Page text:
Tattoo: The Books of Glory

a webserial about people who are not like us

  • Parental Advisory…

    ...this is a horror webnovel, in case you hadn't figured that out.

    So... it was a given that this was coming. There won't be copious amounts of swear words to carry the story (I've got a thing for big words, not the four letter kind), but this being a horror webnovel... there's going to be some language and scenes which are not for the faint of heart. Most of my characters will hopefully not have potty mouths, but they dictate the story to me sometimes, not the other way around. I'm not going to say there will be absolutely no sexual content either, however I'm not the kind of writer who just throws it in there to keep people's interest.

    So to reiterate, this is a horror story. It will have violence. There may be strong language. There may be some (non-gratuitous) sexual content.

    I would advise anyone under the age of... let's say 13, to get your parents' permission before reading.

    You have been warned.

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Tattoo Book 5, part 3.10

Posted by harmony0stars on March 8, 2010

Choosing a room for Edgar was an easy enough decision. She put him in the room directly down the hall from her own. It lacked its own bathroom, but she figured he probably wasn’t used to such amenities any way; the prospect of toilet training him was not something she was looking forward to. The only other free bedroom was directly across from Robert on the third floor, and given Robert’s reaction to the other boy so far, it was probably best to give him a little space for the time being.

Edgar was easy enough to tuck into a bed, though he seemed baffled by the concept. She expected she’d find him under the bed as often as on top from the way he rolled around, struggled with the blankets, and hung over the side to look underneath. She should probably just save herself some effort and put the mattress and boxsprings on the floor. It would save her time later if he continued to hide under things. Ruffling his hair affectionately, she went to check on her other guest.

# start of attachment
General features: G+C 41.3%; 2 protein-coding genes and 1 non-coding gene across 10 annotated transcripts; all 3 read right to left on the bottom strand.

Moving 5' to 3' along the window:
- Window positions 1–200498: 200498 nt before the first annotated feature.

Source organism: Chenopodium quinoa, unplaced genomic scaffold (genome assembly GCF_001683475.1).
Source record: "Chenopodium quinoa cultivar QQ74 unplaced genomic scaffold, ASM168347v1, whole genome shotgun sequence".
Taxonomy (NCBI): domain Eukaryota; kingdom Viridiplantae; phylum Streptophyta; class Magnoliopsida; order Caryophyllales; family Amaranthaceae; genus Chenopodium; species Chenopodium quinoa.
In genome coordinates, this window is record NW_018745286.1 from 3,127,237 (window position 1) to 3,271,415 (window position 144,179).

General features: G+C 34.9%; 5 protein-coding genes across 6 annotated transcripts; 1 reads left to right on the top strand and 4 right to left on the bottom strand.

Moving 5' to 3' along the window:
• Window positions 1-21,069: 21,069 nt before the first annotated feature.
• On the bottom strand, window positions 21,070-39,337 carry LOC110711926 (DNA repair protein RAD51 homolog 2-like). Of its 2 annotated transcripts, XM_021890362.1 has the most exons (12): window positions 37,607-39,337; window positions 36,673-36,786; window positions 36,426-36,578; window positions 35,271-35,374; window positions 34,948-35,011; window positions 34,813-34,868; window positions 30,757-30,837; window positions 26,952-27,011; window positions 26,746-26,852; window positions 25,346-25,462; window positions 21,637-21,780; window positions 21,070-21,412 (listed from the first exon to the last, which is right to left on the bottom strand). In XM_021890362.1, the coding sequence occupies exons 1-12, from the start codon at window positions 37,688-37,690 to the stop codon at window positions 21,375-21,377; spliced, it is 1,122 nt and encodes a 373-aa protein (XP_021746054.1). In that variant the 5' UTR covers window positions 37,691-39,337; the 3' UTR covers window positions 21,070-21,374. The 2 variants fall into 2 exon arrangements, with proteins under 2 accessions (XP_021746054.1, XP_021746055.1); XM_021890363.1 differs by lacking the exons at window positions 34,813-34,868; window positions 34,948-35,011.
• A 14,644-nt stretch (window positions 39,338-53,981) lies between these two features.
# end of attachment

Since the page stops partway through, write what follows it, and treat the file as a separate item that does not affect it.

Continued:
Cindy had fallen asleep with a book in her lap in the other second floor bedroom. She jerked awake as Glory slipped Austin’s Sense and Sensibility from her hands before it could fall. “Everything go okay?” she asked with a jaw-cracking yawn. Glory couldn’t help but notice the dark circles under her eyes and felt bad about making her wait at all. She’d really thought the problem of Edgar could be solved within a few hour’s time.

“Not exactly,” Glory said gently, setting the book on the night table. “But at least he’s a little bit more presentable than he was.” Cindy gave her a quizzical look but Glory figured the woman would see for herself in the morning. “There’s a lock on the door, so you can go ahead and sleep in the bath if you’d be more comfortable that way. We can get started on looking for Chelsea in the morning.”

The woman made no comment, as if she had already given up hope. She had lost track of time in Miskatonic’s bestiary only to find that months had past, months during which anything might have happened to Chelsea. Well, Glory wasn’t quite ready to admit defeat. She’d promised to help, and she would. And then she’d focus on reuniting with her own missing family.

Going up to the library, Glory decided to let Robert sleep. It would only be another three hours or so until he had to get up for school anyway. She’d grab him as he passed by to go downstairs. In the meantime, there were the articles the ghouls had given her to consider.

To call the pieces of newspaper ‘clippings’ was a kindness. Some had been wadded up, she supposed to keep multiple pieces together. Others consisted of an entire torn page which she had to search for the pertinent article. Some of the clippings were so crisp and clean, they might have been taken from a library, while others were so smeared with filth she was leery of touching them despite the fact that she was probably immune to any diseases they might carry.